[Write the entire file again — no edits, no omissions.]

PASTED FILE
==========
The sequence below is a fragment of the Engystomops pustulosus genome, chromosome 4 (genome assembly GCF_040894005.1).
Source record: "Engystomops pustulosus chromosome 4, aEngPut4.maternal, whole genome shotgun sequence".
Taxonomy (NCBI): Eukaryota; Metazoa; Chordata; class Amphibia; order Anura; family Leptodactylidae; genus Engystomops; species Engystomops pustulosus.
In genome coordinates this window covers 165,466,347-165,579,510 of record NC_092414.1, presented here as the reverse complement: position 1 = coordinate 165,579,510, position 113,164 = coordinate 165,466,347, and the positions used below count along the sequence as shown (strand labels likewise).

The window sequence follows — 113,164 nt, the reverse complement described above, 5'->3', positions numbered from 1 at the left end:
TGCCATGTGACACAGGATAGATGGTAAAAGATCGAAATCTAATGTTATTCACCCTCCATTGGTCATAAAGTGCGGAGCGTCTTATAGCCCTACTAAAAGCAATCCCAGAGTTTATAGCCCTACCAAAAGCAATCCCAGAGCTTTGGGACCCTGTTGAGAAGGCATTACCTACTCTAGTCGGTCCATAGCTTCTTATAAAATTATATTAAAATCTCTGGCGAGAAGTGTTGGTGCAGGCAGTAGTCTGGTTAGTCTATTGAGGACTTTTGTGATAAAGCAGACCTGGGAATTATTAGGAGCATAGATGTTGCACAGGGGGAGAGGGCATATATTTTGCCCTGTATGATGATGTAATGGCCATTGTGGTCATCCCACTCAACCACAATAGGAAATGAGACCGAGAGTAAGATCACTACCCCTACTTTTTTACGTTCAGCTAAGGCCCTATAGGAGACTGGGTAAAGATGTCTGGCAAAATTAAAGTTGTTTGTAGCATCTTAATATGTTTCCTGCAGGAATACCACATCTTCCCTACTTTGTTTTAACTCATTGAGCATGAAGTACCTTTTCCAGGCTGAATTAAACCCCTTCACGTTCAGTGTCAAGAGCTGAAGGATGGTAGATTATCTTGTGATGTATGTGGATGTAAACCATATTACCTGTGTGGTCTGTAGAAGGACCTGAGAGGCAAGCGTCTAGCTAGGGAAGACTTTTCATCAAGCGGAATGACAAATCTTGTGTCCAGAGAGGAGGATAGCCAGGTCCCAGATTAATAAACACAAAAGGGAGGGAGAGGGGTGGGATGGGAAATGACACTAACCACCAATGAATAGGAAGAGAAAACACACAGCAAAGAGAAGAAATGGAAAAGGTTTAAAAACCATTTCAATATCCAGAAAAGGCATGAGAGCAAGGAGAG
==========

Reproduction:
The sequence below is a fragment of the Engystomops pustulosus genome, chromosome 4 (genome assembly GCF_040894005.1).
Source record: "Engystomops pustulosus chromosome 4, aEngPut4.maternal, whole genome shotgun sequence".
Taxonomy (NCBI): Eukaryota; Metazoa; Chordata; class Amphibia; order Anura; family Leptodactylidae; genus Engystomops; species Engystomops pustulosus.
In genome coordinates this window covers 165,466,347-165,579,510 of record NC_092414.1, presented here as the reverse complement: position 1 = coordinate 165,579,510, position 113,164 = coordinate 165,466,347, and the positions used below count along the sequence as shown (strand labels likewise).

The window sequence follows — 113,164 nt, the reverse complement described above, 5'->3', positions numbered from 1 at the left end:
TGCCATGTGACACAGGATAGATGGTAAAAGATCGAAATCTAATGTTATTCACCCTCCATTGGTCATAAAGTGCGGAGCGTCTTATAGCCCTACTAAAAGCAATCCCAGAGTTTATAGCCCTACCAAAAGCAATCCCAGAGCTTTGGGACCCTGTTGAGAAGGCATTACCTACTCTAGTCGGTCCATAGCTTCTTATAAAATTATATTAAAATCTCTGGCGAGAAGTGTTGGTGCAGGCAGTAGTCTGGTTAGTCTATTGAGGACTTTTGTGATAAAGCAGACCTGGGAATTATTAGGAGCATAGATGTTGCACAGGGGGAGAGGGCATATATTTTGCCCTGTATGATGATGTAATGGCCATTGTGGTCATCCCACTCAACCACAATAGGAAATGAGACCGAGAGTAAGATCACTACCCCTACTTTTTTACGTTCAGCTAAGGCCCTATAGGAGACTGGGTAAAGATGTCTGGCAAAATTAAAGTTGTTTGTAGCATCTTAATATGTTTCCTGCAGGAATACCACATCTTCCCTACTTTGTTTTAACTCATTGAGCATGAAGTACCTTTTCCAGGCTGAATTAAACCCCTTCACGTTCAGTGTCAAGAGCTGAAGGATGGTAGATTATCTTGTGATGTATGTGGATGTAAACCATATTACCTGTGTGGTCTGTAGAAGGACCTGAGAGGCAAGCGTCTAGCTAGGGAAGACTTTTCATCAAGCGGAATGACAAATCTTGTGTCCAGAGAGGAGGATAGCCAGGTCCCAGATTAATAAACACAAAAGGGAGGGAGAGGGGTGGGATGGGAAATGACACTAACCACCAATGAATAGGAAGAGAAAACACACAGCAAAGAGAAGAAATGGAAAAGGTTTAAAAACCATTTCAATATCCAGAAAAGGCATGAGAGCAAGGAGAG